Donald Trump Is a Joke

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There are serious Republicans running for president. The billionaire reality host isn't one of them.

Donald Trump - Joshua Roberts Reuters - banner.jpg

Some bright, talented, and highly qualified Republicans are thinking about running for president. Haley Barbour of Mississippi, Mitch Daniels of Indiana, Mike Huckabee of Arkansas, Tim Pawlenty of Minnesota, and Mitt Romney of Massachusetts--all current or former governors--are eminently capable. Regardless of whether you like or agree with them, they are worthy of consideration for the Republican nomination.


How demoralizing it must be, then, for them to look at national polling that shows Donald Trump tied for first place for the GOP nomination. According to the new CNN/Opinion Research poll, the New York real estate, hotel, and casino magnate was tied with Huckabee at 17 percent. Former Alaska Gov. Sarah Palin ran third with 12 percent; former House Speaker Newt Gingrich and Romney were fourth with 11 percent each; followed by Rep. Ron Paul (7 percent); Rep. Michele Bachmann (5 percent); Daniels (3 percent); Pawlenty and former Sen. Rick Santorum (2 percent each); and Barbour (less than 1 percent). On a separate question, 56 percent said they would like to see Trump run, while 43 percent indicated that they wouldn't want to see him enter the race.

(MORE: Trump to announce on "Celebrity Apprentice" finale)

"It's downright embarrassing," confessed one former Republican House member, when apprised of the results. Of course, Trump's chances of winning the GOP nomination are exceedingly remote, to say the least, and his poll numbers are all about name recognition. Anyone assuming that the reality-show host's interest in running for president is just another one of his publicity stunts would not likely be wrong. But what does it say about the Republican Party or, for that matter, the American people that this guy gets a second glance? Could a Jersey Shore personality be far behind? Legitimate Republican candidates have to wonder whether they'll be sharing a stage in the early debates with characters straight out of the bar scene in Star Wars.

Romney announced the establishment of a presidential exploratory committee this week, joining Pawlenty, who did so on March 21. No surprises there. Both have made no secret of their interest in running. The only surprise to some observers was that they waited this long. By this time four years ago, Romney had already aired television ads in four states, spending money that later in the campaign he probably wished he had at his disposal.

Declaring early has its pluses and minuses. On the one hand, as soon as you set up a campaign apparatus, money starts running out the door because of campaign-related expenses. Yet there is a lot of money to be raised between now and next year's GOP convention in Tampa, Fla. Barack Obama and Hillary Rodham Clinton spent, respectively, $252 million and $216 million during the Democratic primaries. John McCain needed $202 million to win the Republican nomination, and Romney blew through $105 million to make it only halfway through the primaries and caucuses. Campaigns have to get going soon if they want to nail down the limited number of proven fundraisers in the party and lay the groundwork for a mammoth undertaking.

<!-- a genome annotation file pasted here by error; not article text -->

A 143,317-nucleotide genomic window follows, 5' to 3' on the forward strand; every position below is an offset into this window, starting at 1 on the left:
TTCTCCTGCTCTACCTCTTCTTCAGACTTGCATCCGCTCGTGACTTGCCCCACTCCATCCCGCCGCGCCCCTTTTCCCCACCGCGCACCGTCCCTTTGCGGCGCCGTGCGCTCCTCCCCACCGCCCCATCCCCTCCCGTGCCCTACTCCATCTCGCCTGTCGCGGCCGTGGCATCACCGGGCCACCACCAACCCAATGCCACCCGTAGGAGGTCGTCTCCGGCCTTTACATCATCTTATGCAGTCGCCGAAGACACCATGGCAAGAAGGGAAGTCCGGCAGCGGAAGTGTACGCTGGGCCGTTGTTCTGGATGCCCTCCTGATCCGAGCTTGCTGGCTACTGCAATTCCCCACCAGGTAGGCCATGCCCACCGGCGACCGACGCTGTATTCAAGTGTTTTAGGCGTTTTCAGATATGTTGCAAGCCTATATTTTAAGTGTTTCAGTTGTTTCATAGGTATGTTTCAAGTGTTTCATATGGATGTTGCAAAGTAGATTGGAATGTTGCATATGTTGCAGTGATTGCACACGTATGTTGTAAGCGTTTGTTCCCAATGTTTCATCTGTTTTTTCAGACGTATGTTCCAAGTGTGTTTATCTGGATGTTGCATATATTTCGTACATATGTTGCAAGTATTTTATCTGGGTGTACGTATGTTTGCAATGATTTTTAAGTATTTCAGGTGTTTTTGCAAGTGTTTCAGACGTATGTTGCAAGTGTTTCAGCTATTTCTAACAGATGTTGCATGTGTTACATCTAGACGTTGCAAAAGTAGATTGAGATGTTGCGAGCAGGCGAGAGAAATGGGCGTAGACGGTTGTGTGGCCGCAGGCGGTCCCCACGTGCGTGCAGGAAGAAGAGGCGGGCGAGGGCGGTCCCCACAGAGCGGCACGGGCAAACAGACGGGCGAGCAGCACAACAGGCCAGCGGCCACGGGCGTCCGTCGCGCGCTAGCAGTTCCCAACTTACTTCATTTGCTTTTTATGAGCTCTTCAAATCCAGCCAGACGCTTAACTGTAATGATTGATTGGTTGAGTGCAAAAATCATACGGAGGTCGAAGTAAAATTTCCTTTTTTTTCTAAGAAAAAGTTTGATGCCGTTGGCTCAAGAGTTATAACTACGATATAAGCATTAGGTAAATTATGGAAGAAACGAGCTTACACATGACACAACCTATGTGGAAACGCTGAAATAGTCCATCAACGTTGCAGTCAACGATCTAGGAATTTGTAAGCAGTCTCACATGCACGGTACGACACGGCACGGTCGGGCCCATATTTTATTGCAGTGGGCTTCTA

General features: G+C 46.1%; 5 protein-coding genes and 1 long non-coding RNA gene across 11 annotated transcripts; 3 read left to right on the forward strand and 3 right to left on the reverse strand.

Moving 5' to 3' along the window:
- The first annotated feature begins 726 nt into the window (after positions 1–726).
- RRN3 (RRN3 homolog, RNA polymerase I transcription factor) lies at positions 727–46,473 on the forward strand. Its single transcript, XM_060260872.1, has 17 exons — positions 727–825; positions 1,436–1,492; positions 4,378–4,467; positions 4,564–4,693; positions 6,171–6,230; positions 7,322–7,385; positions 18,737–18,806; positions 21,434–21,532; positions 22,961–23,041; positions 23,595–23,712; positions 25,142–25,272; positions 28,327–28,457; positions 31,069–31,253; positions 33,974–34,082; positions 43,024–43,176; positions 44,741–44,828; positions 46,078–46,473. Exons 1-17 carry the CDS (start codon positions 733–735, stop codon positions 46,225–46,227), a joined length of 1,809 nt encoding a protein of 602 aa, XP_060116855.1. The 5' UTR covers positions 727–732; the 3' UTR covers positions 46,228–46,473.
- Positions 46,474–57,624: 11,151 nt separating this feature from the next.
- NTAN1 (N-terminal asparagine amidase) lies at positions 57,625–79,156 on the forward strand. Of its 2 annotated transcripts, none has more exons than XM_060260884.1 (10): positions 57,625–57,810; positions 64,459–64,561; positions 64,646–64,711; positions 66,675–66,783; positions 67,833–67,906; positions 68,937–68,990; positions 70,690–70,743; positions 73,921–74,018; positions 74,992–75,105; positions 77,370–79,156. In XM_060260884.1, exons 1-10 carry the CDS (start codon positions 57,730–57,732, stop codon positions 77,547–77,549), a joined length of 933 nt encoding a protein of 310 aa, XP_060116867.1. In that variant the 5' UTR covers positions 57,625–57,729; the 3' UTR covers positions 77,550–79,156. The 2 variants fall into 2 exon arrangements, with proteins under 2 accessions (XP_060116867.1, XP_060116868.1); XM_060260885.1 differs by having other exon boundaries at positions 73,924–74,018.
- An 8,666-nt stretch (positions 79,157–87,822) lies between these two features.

So, although it's understandable that potential GOP candidates have held off on opening the spending spigot, their failure to act has created a vacuum that some of the more exotic candidates and faux contenders are more than willing to fill. A certain amount of presidential-campaign speculation will always occur at this stage, whether there are real candidates to dominate the discussion or not. Once a field is in place, the peripheral candidates will get less attention and fade into the woodwork.

Given the minefield of Washington politics, and all of the attention being paid to budget fights and the upcoming battle over the debt ceiling, Republican presidential candidates are probably better off lying low for now. They can allow the dust to settle before the press entourages form and start asking them to articulate a position on every issue in the news. Letting House Speaker John Boehner and Senate Minority Leader Mitch McConnell and their respective leadership teams walk point in these fights is not the worst thing for these contenders. They can talk later about what they would have done in the budget battles.

But the current situation does make it harder for legitimate candidates to present themselves as viable alternatives to Obama--someone whom party members can imagine in the White House--when they are surrounded by less-than-serious people who are looking to make a spectacle of the process. In that sense, the more serious Republican contenders are probably better off if some of the earliest scheduled debates are deferred until the fall.

Defeating Obama looks to be a much tougher job than most people, and certainly most Republicans, thought just a few months ago. Stephen Sondheim's musical A Little Night Music featured the great song, "Send in the Clowns." The challenge for Republicans now is to make the clowns go away.


This article appeared in the Saturday, April 16, 2011 edition of National Journal.

Image credit: Joshua Roberts/Reuters

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Charlie Cook is editor and publisher of The Cook Political Report and a political analyst for National Journal.

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